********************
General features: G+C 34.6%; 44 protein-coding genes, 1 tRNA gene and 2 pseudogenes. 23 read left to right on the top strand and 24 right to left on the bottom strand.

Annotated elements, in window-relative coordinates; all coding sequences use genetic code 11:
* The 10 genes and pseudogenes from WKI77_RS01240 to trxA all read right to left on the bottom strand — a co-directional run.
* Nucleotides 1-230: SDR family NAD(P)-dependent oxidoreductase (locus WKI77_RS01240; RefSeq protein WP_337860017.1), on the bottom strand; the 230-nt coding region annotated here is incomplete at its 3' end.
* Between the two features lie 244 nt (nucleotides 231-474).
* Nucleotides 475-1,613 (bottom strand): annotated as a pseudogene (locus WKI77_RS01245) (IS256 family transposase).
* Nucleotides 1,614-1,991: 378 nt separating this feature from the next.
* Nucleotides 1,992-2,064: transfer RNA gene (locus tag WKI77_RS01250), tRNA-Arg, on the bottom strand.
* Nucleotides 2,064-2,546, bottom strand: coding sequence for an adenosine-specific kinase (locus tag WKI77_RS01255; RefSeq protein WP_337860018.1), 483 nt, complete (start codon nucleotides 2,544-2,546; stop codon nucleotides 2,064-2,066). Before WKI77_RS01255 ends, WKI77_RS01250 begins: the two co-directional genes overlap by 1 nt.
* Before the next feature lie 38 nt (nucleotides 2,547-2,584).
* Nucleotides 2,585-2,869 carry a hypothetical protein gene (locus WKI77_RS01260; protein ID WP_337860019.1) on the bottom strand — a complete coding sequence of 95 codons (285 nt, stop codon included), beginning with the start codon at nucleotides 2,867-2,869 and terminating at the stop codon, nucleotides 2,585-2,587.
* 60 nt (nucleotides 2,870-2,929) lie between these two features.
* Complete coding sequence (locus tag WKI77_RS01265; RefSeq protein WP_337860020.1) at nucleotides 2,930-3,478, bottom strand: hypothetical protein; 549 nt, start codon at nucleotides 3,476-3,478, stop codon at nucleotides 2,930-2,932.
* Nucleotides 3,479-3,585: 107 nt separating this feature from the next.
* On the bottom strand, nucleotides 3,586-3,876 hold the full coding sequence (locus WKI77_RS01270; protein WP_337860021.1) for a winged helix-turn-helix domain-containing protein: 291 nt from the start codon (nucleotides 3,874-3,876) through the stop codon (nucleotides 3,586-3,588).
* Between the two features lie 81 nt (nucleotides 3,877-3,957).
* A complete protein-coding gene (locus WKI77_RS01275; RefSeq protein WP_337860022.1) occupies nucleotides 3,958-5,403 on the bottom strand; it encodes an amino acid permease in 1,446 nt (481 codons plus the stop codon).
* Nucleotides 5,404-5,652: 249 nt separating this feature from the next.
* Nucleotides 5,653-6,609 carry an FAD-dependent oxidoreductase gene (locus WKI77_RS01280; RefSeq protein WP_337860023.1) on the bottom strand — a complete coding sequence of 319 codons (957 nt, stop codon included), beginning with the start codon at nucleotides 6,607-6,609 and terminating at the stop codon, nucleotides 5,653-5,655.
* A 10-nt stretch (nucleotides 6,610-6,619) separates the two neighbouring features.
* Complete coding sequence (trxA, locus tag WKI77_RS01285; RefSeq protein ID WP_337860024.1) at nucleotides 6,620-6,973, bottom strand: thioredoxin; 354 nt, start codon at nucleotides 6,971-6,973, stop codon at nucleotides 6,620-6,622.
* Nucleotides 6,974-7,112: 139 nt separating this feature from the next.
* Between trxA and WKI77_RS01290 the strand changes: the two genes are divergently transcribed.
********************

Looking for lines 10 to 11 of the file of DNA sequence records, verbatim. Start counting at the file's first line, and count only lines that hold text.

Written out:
* Before the next feature lie 38 nt (nucleotides 2,547-2,584).
* Nucleotides 2,585-2,869 carry a hypothetical protein gene (locus WKI77_RS01260; protein ID WP_337860019.1) on the bottom strand — a complete coding sequence of 95 codons (285 nt, stop codon included), beginning with the start codon at nucleotides 2,867-2,869 and terminating at the stop codon, nucleotides 2,585-2,587.